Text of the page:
Saturday, May 17, 2014

The V&A Museum of Childhood

I find that my pace of life here is different.  Part of it is that it's summer, so we don't have as many appointments and obligations, and part of it is that we're in a new city without our old routines.  We've both discovered that we're more productive at the BL than we were with our academic work back home.  And it's an amazing feeling to be tied to a library for one's work, the way I am this summer - with few exceptions for tasks like organizing my notes or looking up the next day's books in the online catalog, I can't bring my work home with me.  The BL doesn't let you check books out; when I leave for the day, my work is done too.  That's a rare feeling for an academic, because our work lives have a tendency to spill out into the rest of our lives too.

Consequently, when I'm not there working, the pace of my life is a lot slower.  I'm not guilty over not continuing to work.  I don't have rehearsals, and I don't have music to learn (a bummer, true - I'm really going to miss singing this summer).  It doesn't stress me out that my daily commute is nearly an hour in each direction, because that time on a train isn't eating up valuable work time.  The BL doesn't even open until fairly late in the morning, and we arrive even later than its opening time of 9:30 am because we wait until after peak hours on the underground to start our commute.  So we have slow mornings, and I have plenty of time to wash dishes by hand (there's no dishwasher in this flat) and fold laundry (a constant task, because the washing machine also dries but as a result only does really tiny loads at a time).  We spend evenings seeing bits of London or watching television together (or often, both).  And if this weekend is any indication, our weekends this summer will be fairly slow-paced too.  It's very restful (which is important, because London is not a restful city!)

This morning, all we really did was our trip to the grocery store.  It's quite a production - we walk a few blocks to the underground station, then take it just to the next stop, across the Thames.  A few blocks on that end and there's the grocery store, and we have to be careful about our purchases because we have to carry all of them back with us.  Thus grocery shopping takes a lot of time - but it's glorious because we HAVE that time and can afford to spend it to do routine tasks like this.  This morning, we even passed a small produce market on the street, and we stopped on our return to the tube station to buy some bananas and mushrooms.

In case you're wondering: English cheddar cheese is awesome; English milk and London tap water both taste different, but I'll get used to it; it's really sad not to have our pantry with its baking supplies and spices, because we're not really equipped here to make even our normal repertoire of homemade bread (him) and scones (me).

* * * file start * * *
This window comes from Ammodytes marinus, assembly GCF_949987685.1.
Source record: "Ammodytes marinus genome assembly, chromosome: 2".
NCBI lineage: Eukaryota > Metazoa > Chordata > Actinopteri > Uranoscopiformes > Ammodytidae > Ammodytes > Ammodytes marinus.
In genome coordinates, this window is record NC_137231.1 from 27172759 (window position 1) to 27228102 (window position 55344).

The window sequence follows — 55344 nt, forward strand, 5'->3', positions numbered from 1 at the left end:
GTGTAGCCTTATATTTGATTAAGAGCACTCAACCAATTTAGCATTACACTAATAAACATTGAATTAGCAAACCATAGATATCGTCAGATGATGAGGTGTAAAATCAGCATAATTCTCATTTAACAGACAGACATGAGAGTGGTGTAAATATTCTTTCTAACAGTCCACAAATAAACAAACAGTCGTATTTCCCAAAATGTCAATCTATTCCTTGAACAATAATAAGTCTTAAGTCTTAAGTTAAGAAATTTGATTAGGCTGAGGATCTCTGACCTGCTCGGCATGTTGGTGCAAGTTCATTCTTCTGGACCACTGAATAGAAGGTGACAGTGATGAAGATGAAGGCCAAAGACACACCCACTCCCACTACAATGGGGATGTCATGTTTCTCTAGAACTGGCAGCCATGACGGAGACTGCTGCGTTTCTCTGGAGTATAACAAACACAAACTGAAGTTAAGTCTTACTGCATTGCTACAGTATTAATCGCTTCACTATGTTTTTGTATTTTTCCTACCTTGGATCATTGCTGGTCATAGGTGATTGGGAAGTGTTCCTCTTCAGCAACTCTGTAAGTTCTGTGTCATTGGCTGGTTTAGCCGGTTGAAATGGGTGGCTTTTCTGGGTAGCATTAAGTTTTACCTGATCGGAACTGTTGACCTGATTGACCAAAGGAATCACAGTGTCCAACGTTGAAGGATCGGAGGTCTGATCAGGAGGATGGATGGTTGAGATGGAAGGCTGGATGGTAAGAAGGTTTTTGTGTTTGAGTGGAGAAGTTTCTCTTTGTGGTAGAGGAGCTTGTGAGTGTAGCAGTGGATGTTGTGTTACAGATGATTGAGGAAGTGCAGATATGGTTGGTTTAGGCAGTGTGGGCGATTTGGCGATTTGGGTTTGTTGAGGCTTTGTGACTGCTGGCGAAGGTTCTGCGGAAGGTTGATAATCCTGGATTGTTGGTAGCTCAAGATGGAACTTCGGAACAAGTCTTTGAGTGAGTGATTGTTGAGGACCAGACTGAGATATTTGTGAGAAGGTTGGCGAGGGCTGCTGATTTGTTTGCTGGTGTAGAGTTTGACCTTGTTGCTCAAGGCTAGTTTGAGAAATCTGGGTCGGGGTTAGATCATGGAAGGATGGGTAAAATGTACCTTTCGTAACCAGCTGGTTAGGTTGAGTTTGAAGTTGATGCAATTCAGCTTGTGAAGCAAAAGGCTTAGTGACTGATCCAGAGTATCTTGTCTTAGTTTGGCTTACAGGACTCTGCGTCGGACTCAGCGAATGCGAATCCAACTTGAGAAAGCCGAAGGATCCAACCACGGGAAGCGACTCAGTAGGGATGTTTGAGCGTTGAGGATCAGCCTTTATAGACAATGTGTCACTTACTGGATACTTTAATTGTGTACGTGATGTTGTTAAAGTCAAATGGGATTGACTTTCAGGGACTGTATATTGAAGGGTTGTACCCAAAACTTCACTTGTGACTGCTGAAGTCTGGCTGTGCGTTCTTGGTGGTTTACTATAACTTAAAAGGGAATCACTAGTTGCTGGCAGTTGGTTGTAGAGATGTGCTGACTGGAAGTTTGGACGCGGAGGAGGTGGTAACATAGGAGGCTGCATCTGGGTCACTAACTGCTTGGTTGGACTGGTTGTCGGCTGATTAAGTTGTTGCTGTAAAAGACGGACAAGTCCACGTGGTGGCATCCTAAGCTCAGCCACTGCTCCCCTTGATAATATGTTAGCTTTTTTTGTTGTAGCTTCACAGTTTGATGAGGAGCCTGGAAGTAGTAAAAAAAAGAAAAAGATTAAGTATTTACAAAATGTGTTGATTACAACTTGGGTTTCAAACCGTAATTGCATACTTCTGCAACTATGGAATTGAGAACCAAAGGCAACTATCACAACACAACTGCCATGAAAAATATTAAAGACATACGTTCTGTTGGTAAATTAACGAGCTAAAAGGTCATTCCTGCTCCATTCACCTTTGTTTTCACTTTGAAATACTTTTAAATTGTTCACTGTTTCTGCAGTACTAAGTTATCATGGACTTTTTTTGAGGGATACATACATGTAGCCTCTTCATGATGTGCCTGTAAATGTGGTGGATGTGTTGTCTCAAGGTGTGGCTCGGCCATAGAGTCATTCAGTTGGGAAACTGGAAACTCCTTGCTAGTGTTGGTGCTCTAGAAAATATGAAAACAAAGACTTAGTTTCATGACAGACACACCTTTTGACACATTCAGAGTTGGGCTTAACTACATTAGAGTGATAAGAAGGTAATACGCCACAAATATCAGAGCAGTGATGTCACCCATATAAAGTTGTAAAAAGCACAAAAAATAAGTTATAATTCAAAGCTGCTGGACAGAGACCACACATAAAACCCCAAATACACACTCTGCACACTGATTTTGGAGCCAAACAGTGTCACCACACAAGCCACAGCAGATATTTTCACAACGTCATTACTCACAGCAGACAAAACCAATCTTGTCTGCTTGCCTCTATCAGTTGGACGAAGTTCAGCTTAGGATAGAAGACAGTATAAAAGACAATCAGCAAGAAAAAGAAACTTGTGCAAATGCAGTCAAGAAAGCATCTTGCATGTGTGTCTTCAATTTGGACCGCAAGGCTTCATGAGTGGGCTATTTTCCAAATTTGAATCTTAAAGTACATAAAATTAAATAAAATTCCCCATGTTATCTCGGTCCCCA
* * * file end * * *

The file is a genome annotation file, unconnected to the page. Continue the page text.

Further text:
In the afternoon, we waffled about which museum we wanted to visit before deciding on the V&A's (that's Victoria and Albert) Museum of Childhood because it currently has a cool exhibit of diaries throughout the ages that we didn't want to miss.  We both had a lot of fun examining all the displays of toys, oohing and aahing over cool toys we didn't have growing up and swapping stories about the ones we did experience.













I totally had one of these




Husband said he loved Paddington Bear even more than Winnie the Pooh when he was growing up




Of course we found the sci-fi cabinet!

I had to take a photo of Dogtanian for a dear friend!


Midway through our visit, we stopped for smoothies and a cookie at their little cafe in the middle of the building.
We thought the museum had a neat railway station vibe to it.




These are some of the diaries from their exhibit, "The Great Diary Project."  This collection goes all the way back to diaries of the eighteenth century...and though the specifics are different, it was fascinating to see how young people have maintained a lot of the same concerns.






2 comments:

  1. I am loving living vicariously through your UK adventures. And by adventures, I mean all the minutiae of daily life. Sure the V&A is wonderful--one of my favorite places in London--but I love to hear about your housekeeping details even more. Once you have exhausted the V&A, and if you are ever over near the Royal Academy of Music or Wigmore Hall, check out the Wallace Collection over near Marleybone High Street. It is well off the tourist beaten path but not too far off the literal path. I think I have already suggested some of this to you so forgive my repetition if I have.

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    1. That's sweet of you. And thank you for the recommendations! You may have mentioned them before, but now that we're here it's really nice to be reminded. There's so much to do here in London that it's wonderful to have a friend who has experienced London before help narrow the options down. I can't wait to see the music things (especially being a musician myself!) I'm just bummed that so many of the concerts I'd love to see (Dido and Aeneas!) are outside our budget.

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